Top 10 Auto Refinance Myths Explained

Auto refinance myths can keep you from saving thousands of dollars.

Many misconceptions are floating around the internet about auto refinance myths. Believing these misconceptions keeps people from taking advantage of a service that may save them hundreds, if not thousands, of dollars on their current high-interest car loans.

I want to clear the air about ten of the most common auto refinancing myths. Take the time to read through them and decide if refinancing your car is the right choice.

Auto Refinance Car Loan Myths

FALSE – Although banks are cautious with who they approve for loans, it’s straightforward to see that interest rates are very low and auto refinance interest rates are at historical lows.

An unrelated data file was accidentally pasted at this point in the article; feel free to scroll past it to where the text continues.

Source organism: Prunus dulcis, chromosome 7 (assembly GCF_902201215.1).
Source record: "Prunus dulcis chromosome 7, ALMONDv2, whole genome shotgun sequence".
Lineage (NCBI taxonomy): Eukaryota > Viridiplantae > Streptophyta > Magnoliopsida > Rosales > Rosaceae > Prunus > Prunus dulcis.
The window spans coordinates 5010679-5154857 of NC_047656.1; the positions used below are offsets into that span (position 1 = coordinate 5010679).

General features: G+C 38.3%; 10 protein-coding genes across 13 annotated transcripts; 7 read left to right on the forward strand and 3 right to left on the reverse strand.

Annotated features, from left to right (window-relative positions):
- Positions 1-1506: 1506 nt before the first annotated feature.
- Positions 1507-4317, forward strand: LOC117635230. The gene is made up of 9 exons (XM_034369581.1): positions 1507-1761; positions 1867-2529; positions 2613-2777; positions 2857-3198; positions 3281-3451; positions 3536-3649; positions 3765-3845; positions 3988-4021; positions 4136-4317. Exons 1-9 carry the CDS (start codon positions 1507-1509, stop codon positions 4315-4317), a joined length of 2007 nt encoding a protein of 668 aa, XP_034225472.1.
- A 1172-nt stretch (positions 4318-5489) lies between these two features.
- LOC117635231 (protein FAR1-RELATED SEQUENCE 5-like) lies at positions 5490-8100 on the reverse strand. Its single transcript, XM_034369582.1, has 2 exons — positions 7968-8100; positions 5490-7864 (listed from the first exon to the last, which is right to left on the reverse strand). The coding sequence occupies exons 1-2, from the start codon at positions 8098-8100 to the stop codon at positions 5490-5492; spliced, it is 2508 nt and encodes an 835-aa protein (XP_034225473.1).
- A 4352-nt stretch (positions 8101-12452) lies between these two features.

The Bank’s cost of capital is very cheap right now. Banks, lending institutions, and online auto lenders can borrow short-term money at very low rates and still make money by offering long-term loans with rates attractive to consumers. Refinancing your current car loan will lock in a low-interest rate before interest rates start to rise.

Read more tips and information on how to refinance a car online here.

1) It’s Not a Good time to Refinance My Vehicle

Every day thousands of vehicles are declared a “total loss” by insurance companies. These vehicles are involved in accidents, stolen, or in some other kind of catastrophe.

An insurance company will only pay the “book value” or actual cash value (ACV) on a total loss vehicle claim; if the driver owes more on his vehicle than what the car’s worth, they will be responsible for paying off the difference out of pocket. If the individual is fortunate enough to have GAP insurance, they will not have to worry about the deficit to the bank or lender.

2) Having My Vehicle Appraised is a Hassle

NOT APPLICABLE – Unlike your home, where the loan is based on your equity. When you apply for an auto refinance loan, you do not have to have your vehicle appraised.